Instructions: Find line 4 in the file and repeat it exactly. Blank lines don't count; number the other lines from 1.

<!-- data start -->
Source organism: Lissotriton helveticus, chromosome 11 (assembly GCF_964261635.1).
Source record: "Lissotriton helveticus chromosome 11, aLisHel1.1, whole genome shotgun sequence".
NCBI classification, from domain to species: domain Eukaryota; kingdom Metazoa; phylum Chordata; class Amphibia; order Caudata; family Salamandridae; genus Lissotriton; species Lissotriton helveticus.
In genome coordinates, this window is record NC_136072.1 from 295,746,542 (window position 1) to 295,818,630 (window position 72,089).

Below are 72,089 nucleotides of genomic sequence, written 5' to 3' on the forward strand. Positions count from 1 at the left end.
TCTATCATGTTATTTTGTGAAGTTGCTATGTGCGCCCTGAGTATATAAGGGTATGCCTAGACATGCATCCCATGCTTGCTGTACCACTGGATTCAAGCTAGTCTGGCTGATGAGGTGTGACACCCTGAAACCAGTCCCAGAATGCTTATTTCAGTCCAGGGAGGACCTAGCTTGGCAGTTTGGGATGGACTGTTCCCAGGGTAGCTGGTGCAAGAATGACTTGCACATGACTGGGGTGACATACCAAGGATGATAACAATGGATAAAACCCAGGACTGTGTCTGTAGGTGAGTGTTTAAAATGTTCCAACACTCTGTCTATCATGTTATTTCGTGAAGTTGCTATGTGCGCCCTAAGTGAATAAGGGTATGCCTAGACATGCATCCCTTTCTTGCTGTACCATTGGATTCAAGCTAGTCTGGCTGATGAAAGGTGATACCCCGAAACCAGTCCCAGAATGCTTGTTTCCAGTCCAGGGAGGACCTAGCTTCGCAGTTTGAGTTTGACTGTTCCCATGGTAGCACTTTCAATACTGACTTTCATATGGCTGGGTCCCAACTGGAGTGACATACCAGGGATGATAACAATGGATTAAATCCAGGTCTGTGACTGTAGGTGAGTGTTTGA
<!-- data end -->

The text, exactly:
In genome coordinates, this window is record NC_136072.1 from 295,746,542 (window position 1) to 295,818,630 (window position 72,089).